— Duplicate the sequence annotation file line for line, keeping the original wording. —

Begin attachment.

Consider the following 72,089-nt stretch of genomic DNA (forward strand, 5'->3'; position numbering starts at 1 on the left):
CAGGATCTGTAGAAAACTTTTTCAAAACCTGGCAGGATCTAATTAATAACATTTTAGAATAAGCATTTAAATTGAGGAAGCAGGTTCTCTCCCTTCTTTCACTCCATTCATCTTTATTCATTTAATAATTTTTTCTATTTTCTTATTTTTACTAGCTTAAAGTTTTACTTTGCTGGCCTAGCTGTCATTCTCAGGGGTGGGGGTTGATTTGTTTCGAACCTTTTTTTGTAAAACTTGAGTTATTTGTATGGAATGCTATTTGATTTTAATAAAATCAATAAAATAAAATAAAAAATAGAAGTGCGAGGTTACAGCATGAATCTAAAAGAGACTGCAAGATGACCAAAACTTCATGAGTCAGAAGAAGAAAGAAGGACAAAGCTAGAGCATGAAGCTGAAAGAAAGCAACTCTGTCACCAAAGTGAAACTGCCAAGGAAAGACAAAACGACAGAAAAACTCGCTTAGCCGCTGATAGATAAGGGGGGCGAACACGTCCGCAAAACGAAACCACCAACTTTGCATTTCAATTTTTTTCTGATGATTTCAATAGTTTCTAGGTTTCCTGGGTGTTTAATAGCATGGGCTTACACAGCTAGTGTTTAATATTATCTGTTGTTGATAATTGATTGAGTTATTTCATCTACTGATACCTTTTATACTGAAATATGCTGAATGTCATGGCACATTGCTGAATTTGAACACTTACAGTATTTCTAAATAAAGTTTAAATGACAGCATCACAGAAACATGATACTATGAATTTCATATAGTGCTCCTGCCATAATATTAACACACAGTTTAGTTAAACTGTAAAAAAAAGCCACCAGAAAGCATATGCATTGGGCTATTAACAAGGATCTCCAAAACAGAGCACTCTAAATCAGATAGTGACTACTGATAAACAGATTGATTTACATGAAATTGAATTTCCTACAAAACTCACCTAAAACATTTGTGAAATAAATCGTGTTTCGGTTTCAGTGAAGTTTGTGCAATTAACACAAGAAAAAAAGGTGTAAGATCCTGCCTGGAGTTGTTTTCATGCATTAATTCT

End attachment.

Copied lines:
Consider the following 72,089-nt stretch of genomic DNA (forward strand, 5'->3'; position numbering starts at 1 on the left):
CAGGATCTGTAGAAAACTTTTTCAAAACCTGGCAGGATCTAATTAATAACATTTTAGAATAAGCATTTAAATTGAGGAAGCAGGTTCTCTCCCTTCTTTCACTCCATTCATCTTTATTCATTTAATAATTTTTTCTATTTTCTTATTTTTACTAGCTTAAAGTTTTACTTTGCTGGCCTAGCTGTCATTCTCAGGGGTGGGGGTTGATTTGTTTCGAACCTTTTTTTGTAAAACTTGAGTTATTTGTATGGAATGCTATTTGATTTTAATAAAATCAATAAAATAAAATAAAAAATAGAAGTGCGAGGTTACAGCATGAATCTAAAAGAGACTGCAAGATGACCAAAACTTCATGAGTCAGAAGAAGAAAGAAGGACAAAGCTAGAGCATGAAGCTGAAAGAAAGCAACTCTGTCACCAAAGTGAAACTGCCAAGGAAAGACAAAACGACAGAAAAACTCGCTTAGCCGCTGATAGATAAGGGGGGCGAACACGTCCGCAAAACGAAACCACCAACTTTGCATTTCAATTTTTTTCTGATGATTTCAATAGTTTCTAGGTTTCCTGGGTGTTTAATAGCATGGGCTTACACAGCTAGTGTTTAATATTATCTGTTGTTGATAATTGATTGAGTTATTTCATCTACTGATACCTTTTATACTGAAATATGCTGAATGTCATGGCACATTGCTGAATTTGAACACTTACAGTATTTCTAAATAAAGTTTAAATGACAGCATCACAGAAACATGATACTATGAATTTCATATAGTGCTCCTGCCATAATATTAACACACAGTTTAGTTAAACTGTAAAAAAAAGCCACCAGAAAGCATATGCATTGGGCTATTAACAAGGATCTCCAAAACAGAGCACTCTAAATCAGATAGTGACTACTGATAAACAGATTGATTTACATGAAATTGAATTTCCTACAAAACTCACCTAAAACATTTGTGAAATAAATCGTGTTTCGGTTTCAGTGAAGTTTGTGCAATTAACACAAGAAAAAAAGGTGTAAGATCCTGCCTGGAGTTGTTTTCATGCATTAATTCT